Tuesday, April 13, 2021

Batman: The Detective #1 Review


Somebody Is Killing The Children

Written By: Tom Taylor
Art By: Andy Kubert
Colors By: Brad Anderson
Letters By: Clem Robins
Cover Art By: Andy Kubert, Brad Anderson
Cover Price: $3.99
Release Date: April 13, 2021

In Batman: The Detective #1, Bruce Wayne heads to Europe to investigate a Wayne Airlines plane crash that was definitely not accidental. With a little help from Knight and Squire, Bruce learns all passengers have something in common and the terrorists responsible for the crash aren't done connecting the dots just yet. Also, Batman punches a ghost.

Was It Good?

It was just okay. This is the type of issue where the art outshines the writing. Visually, it's a gorgeous book. As a storytelling concept, it's a little too early to tell if the story is a keeper or more DC treading water until the next event.

What's It About?

We start with a Wayne Airlines passenger jet flying over Europe. The plane is sabotaged by a bomb from terrorists stowing away on board, disguised as the flight crew. Knight is also on board and she tries to stop the terrorists before they parachute off the plane wearing white Batman cowls. Knight holds on until the terrorists hit the ground in a rough landing while the plane goes down in flames. All passengers are lost.

Bruce Wayne analyzes the news from the Batcave and packs his bags to head to the crash site. During his analysis and travel, he spends a large amount of time lamenting how the lives he has saved at a personal level are far outweighed by the lives he hasn't saved.

Bruce's inner monologue here seems out of place for the character. He's done a lot for Gotham, and with the Justice League, saved the Earth several times over. This speech either confirms this is an Elseworlds where the JL doesn't exist, or Taylor missed the mark on Batman's perception of his own history and accomplishments. It comes across as needlessly self-deprecating.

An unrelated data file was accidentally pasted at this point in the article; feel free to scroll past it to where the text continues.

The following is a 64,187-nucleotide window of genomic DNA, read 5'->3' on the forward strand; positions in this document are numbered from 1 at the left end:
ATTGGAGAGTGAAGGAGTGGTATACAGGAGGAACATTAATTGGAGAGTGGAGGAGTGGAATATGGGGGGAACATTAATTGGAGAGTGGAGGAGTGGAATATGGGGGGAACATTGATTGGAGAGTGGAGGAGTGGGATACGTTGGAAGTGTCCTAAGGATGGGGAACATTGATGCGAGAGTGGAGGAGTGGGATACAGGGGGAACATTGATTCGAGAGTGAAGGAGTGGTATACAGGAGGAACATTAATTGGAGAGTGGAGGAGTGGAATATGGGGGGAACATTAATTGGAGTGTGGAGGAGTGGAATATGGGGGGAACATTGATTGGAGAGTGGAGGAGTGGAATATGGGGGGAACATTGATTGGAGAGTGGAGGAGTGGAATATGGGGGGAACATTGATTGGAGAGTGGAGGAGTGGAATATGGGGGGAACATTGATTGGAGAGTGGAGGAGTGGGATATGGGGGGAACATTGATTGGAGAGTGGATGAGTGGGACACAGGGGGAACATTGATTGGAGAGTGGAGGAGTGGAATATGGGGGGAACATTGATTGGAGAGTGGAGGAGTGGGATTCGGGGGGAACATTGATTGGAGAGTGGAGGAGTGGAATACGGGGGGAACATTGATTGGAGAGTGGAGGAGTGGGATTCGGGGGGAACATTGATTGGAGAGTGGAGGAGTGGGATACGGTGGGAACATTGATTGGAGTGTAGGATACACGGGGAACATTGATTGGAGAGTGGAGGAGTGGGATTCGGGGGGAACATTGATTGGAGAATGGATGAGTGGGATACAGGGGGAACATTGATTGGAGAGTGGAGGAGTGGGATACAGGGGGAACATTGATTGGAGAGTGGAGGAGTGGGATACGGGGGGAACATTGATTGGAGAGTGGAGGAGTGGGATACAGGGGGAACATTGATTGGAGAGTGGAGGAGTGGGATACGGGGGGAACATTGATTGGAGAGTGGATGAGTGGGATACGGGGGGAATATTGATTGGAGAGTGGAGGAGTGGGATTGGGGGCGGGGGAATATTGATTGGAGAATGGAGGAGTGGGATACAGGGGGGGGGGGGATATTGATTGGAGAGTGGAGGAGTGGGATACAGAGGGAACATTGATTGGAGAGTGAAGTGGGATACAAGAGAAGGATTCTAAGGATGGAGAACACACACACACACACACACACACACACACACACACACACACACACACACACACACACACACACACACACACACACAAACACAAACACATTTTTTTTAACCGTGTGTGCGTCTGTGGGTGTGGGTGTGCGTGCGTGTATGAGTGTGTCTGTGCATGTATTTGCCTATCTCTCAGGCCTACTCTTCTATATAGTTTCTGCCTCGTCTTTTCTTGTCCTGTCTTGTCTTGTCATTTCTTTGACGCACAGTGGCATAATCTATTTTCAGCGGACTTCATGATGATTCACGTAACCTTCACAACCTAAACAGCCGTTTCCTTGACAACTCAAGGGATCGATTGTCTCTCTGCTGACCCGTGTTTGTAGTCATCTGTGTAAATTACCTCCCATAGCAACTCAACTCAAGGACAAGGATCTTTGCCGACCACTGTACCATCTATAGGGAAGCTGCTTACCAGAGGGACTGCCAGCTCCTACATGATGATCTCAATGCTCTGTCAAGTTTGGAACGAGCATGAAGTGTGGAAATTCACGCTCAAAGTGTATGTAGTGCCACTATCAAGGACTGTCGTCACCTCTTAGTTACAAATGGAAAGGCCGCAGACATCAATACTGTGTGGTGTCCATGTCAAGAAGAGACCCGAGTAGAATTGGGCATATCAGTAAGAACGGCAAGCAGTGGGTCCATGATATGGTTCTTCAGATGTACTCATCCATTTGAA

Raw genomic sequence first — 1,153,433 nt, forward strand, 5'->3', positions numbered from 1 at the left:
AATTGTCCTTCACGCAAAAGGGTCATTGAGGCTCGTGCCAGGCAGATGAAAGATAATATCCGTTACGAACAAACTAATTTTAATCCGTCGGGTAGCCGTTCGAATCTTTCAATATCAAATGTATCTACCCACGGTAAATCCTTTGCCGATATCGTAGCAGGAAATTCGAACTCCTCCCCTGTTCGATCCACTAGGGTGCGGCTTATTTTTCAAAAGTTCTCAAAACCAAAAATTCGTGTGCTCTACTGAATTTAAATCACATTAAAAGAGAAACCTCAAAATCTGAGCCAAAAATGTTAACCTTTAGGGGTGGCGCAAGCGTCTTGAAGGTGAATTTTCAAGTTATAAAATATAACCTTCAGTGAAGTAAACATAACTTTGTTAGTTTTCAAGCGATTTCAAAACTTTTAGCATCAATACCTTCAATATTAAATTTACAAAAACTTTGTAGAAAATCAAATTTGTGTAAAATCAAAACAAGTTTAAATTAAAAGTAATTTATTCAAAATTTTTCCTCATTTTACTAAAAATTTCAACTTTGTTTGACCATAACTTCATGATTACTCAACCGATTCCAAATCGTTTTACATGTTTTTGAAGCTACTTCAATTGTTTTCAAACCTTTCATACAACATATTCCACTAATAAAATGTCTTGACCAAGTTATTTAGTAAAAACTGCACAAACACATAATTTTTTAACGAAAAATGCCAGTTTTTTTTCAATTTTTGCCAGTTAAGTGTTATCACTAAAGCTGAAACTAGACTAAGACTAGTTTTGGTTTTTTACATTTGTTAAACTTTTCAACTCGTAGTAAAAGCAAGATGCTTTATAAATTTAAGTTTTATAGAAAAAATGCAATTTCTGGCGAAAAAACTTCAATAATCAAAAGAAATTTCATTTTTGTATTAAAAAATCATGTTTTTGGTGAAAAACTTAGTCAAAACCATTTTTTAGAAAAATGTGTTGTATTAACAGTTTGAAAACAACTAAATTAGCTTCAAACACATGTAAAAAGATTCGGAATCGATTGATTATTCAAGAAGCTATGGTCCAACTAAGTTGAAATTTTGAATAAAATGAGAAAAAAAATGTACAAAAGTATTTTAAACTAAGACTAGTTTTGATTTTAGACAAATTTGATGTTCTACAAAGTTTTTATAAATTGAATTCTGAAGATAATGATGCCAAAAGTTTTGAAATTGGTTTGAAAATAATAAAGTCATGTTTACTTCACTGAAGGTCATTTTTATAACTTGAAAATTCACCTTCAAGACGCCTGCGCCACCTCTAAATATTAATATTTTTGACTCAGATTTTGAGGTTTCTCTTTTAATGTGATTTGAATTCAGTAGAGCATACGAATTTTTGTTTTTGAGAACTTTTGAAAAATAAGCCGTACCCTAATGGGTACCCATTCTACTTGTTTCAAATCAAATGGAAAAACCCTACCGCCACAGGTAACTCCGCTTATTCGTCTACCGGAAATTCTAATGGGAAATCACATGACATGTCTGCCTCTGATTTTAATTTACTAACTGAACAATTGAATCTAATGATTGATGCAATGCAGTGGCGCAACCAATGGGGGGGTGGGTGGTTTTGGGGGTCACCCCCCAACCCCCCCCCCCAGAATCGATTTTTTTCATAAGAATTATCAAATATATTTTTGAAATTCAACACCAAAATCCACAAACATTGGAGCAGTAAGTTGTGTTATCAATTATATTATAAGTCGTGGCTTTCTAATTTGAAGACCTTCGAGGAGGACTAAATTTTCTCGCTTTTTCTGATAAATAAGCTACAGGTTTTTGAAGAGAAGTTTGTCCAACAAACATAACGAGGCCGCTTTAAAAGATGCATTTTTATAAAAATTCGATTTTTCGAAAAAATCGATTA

When Batman arrives at the crash site wearing his #SnyderCut nightmare sequence uniform, he uses an array of gadgets to scan and collect data from the crash. Squire arrives to assist as Knight is still in the hospital recovering from her fall and shooting by the terrorists. As they talk to discuss what Batman is looking for, Gentleman Ghost shows up to feed off the fear of the dead passengers. He no longer looks like a headless tuxedo but a monstrous, ghostly demon.

To Squire's amazement, Batman punches out Gentleman Ghost with a pair of magic gloves he acquired from Constantine. As cool as the scene looks, it's very out of the blue and serves no purpose other than for Batman to do something outrageous in front of Squire. It's cool and pointless.

Batman visits Knight in the hospital while his AI systems analyze the flight manifest and the crash site data. The computer confirms the thread that links all the passengers --they've all been saved by Batman at one time or the another, including Knight. Batman prepares to move Knight to a secure location when armed terrorists, again wearing white Batman costumes, show up at the hospital and start firing. Batman disarms them handily and captures one for capturing while the rest escape.

Bit and Pieces:

Batman: The Detective #1 is an okay start to a new arc for the Caped Crusader. The art is great. The jury is still out on the story. It's not flawed. It's just that there's nothing to blow you away or really hook you.


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